Dr Anne Lagendijk's research focusses on the development and maintenance of a functional blood vessel network. These cells that make up the vessels continuously adapt their size, adhesiveness and compliance order to ensure the right balance between vessel integrity and permeability in a context dependent manner. Mechanical cues play a major role in the functional adaptation of blood vessels. Despite ongoing research unraveling the structural components of mechanical hubs in the cells, it is essential to assess the magnitude of forces that are transduced at these sites and the biological consequences for vessel function. She has previously developed a VE-cadherin tension biosensor line in zebrafish. This line provides the first vertebrate model that reports intra-molecular tension. Dr Lagendijk utilised this tool to identify changes in junctional organisation and VE-cadherin tension that occur as arteries mature and revealed molecular pathways that allow for this maturation to happen.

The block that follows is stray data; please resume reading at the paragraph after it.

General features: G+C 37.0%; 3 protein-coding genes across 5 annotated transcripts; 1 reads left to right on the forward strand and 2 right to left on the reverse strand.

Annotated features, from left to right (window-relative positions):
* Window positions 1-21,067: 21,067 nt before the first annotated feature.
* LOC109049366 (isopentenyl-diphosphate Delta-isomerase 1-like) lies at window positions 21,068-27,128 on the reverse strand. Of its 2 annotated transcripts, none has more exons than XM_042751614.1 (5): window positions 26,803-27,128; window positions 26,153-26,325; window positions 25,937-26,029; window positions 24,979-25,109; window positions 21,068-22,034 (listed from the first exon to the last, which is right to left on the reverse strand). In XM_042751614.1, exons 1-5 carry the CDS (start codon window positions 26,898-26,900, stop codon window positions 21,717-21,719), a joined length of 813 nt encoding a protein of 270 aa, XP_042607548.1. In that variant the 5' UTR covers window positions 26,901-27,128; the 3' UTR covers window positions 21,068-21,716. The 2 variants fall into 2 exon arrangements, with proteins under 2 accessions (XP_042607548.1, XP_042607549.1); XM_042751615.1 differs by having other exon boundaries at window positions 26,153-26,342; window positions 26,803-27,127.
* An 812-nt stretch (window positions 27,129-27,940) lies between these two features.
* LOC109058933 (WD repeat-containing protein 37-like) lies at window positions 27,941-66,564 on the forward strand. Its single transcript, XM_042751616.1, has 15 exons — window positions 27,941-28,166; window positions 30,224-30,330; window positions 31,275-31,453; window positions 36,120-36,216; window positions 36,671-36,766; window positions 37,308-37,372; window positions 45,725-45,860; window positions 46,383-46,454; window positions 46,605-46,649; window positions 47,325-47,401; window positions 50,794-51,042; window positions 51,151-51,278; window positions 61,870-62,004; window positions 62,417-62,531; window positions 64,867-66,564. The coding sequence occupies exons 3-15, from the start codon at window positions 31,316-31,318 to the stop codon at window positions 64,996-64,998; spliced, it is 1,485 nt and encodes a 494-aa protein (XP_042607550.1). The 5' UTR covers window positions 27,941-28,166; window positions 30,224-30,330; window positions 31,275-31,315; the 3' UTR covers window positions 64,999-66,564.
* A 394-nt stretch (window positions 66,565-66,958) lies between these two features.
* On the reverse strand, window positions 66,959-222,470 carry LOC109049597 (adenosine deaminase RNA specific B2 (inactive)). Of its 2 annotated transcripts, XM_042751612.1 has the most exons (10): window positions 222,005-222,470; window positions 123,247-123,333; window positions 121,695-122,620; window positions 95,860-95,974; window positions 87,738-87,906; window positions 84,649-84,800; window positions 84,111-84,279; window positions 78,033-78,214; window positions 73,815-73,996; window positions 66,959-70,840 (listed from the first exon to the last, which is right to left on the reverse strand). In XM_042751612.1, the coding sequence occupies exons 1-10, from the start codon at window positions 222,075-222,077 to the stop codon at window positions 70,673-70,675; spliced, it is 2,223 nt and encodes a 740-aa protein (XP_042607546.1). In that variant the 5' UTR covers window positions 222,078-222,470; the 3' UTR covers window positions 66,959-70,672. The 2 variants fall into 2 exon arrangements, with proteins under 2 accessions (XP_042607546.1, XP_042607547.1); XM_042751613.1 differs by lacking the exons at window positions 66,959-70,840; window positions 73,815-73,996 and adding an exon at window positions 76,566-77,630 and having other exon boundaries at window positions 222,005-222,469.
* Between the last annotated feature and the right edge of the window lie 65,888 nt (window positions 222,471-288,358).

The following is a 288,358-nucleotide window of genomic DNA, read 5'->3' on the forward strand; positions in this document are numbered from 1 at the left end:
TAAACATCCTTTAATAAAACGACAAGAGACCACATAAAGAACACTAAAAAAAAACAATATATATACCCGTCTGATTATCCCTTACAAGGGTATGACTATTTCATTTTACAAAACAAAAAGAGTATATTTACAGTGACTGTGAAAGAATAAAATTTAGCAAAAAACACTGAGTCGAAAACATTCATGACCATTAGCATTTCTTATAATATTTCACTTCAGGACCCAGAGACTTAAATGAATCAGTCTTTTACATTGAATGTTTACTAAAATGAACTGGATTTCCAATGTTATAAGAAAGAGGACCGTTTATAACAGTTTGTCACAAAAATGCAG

In addition, she has developed new disease models that are allowing her to probe the initiating mechanisms of vascular malformations that lead to neurological deficits and stroke with unprecedented cellular and subcellular resolution. Dr Lagendijk is currently continuing on from her previous work by investigating how forces and mechanically induced pathways at distinct mechanically active sites in the cell contribute to building and maintaining a healthy vasculature.